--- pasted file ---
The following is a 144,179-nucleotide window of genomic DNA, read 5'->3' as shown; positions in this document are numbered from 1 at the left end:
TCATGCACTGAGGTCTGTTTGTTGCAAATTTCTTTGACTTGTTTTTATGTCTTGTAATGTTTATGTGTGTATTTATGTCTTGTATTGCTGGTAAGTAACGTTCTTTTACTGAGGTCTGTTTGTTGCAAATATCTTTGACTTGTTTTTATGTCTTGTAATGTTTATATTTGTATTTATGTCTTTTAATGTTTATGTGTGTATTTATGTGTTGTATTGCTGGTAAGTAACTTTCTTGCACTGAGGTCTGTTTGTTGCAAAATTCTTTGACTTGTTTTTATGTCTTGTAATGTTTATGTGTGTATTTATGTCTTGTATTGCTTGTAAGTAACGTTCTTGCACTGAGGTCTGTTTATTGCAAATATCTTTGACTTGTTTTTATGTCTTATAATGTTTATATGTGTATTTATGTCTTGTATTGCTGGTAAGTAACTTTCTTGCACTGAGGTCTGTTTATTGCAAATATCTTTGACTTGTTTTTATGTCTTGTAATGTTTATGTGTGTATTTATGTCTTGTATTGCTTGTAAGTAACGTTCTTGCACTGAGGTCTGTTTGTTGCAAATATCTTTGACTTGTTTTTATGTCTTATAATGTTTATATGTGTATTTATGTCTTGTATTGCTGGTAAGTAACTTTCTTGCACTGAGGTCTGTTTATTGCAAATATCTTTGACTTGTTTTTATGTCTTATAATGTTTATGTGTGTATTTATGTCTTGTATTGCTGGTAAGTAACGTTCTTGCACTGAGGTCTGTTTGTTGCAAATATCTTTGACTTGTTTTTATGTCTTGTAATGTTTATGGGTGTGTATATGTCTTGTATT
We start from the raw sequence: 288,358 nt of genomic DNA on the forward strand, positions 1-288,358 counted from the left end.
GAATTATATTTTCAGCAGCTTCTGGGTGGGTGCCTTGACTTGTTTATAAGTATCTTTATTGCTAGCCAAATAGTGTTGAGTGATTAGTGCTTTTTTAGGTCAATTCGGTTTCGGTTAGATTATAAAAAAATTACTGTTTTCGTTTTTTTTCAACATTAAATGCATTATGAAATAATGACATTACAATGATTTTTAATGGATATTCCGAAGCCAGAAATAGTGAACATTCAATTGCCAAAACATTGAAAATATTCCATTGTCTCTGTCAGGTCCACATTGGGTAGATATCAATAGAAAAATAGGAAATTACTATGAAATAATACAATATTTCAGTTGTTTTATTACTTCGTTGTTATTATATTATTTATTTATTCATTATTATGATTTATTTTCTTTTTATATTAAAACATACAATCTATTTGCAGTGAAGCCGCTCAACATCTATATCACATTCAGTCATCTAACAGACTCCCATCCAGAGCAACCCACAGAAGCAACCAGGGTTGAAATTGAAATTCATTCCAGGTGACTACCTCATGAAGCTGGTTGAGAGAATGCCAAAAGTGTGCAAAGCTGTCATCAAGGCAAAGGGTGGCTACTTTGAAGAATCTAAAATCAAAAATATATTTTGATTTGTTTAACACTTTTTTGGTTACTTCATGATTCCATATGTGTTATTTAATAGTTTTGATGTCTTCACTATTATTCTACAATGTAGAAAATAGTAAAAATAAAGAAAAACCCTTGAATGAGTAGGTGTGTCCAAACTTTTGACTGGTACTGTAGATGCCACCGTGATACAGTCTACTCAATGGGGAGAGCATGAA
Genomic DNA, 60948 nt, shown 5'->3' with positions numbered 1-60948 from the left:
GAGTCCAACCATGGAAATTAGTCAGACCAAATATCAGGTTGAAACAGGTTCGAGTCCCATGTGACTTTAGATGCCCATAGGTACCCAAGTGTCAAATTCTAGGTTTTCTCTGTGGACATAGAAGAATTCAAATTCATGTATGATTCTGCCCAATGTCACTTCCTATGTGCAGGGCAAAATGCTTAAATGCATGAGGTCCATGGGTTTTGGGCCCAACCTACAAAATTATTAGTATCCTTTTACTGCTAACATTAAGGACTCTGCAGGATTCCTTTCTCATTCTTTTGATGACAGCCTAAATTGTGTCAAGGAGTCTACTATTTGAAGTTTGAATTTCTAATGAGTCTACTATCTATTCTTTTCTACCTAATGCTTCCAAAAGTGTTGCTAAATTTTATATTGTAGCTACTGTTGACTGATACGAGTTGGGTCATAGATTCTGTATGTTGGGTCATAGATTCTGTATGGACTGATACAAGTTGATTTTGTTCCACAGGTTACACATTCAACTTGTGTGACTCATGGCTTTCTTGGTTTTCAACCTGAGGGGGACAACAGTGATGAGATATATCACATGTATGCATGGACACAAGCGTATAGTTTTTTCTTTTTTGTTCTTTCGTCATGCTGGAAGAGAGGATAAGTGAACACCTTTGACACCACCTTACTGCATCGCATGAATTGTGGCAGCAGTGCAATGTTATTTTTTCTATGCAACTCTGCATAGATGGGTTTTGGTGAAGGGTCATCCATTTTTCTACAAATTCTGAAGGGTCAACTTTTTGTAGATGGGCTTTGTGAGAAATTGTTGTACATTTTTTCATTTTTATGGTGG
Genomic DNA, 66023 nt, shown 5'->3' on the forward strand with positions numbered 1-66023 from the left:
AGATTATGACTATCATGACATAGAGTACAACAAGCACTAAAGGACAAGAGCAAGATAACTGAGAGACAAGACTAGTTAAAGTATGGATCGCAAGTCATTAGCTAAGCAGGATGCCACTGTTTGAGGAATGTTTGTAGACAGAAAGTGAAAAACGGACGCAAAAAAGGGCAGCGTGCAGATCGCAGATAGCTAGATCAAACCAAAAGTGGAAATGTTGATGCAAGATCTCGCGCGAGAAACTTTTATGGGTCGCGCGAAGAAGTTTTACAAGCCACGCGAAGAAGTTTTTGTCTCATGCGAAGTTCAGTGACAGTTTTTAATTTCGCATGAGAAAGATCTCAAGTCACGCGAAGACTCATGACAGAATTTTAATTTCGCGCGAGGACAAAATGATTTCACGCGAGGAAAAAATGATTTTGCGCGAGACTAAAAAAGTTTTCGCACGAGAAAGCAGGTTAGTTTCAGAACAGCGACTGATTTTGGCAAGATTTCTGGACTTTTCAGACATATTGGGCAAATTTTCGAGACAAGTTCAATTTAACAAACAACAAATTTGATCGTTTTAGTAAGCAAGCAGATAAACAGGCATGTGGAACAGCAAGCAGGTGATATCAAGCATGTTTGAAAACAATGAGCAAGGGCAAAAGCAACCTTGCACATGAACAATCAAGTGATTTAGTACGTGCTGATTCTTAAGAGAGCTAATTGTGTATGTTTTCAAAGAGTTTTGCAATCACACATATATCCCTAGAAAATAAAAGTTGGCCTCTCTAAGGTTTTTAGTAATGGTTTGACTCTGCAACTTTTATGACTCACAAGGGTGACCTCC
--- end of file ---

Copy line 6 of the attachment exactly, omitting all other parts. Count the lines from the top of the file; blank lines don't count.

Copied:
GAGTCCAACCATGGAAATTAGTCAGACCAAATATCAGGTTGAAACAGGTTCGAGTCCCATGTGACTTTAGATGCCCATAGGTACCCAAGTGTCAAATTCTAGGTTTTCTCTGTGGACATAGAAGAATTCAAATTCATGTATGATTCTGCCCAATGTCACTTCCTATGTGCAGGGCAAAATGCTTAAATGCATGAGGTCCATGGGTTTTGGGCCCAACCTACAAAATTATTAGTATCCTTTTACTGCTAACATTAAGGACTCTGCAGGATTCCTTTCTCATTCTTTTGATGACAGCCTAAATTGTGTCAAGGAGTCTACTATTTGAAGTTTGAATTTCTAATGAGTCTACTATCTATTCTTTTCTACCTAATGCTTCCAAAAGTGTTGCTAAATTTTATATTGTAGCTACTGTTGACTGATACGAGTTGGGTCATAGATTCTGTATGTTGGGTCATAGATTCTGTATGGACTGATACAAGTTGATTTTGTTCCACAGGTTACACATTCAACTTGTGTGACTCATGGCTTTCTTGGTTTTCAACCTGAGGGGGACAACAGTGATGAGATATATCACATGTATGCATGGACACAAGCGTATAGTTTTTTCTTTTTTGTTCTTTCGTCATGCTGGAAGAGAGGATAAGTGAACACCTTTGACACCACCTTACTGCATCGCATGAATTGTGGCAGCAGTGCAATGTTATTTTTTCTATGCAACTCTGCATAGATGGGTTTTGGTGAAGGGTCATCCATTTTTCTACAAATTCTGAAGGGTCAACTTTTTGTAGATGGGCTTTGTGAGAAATTGTTGTACATTTTTTCATTTTTATGGTGG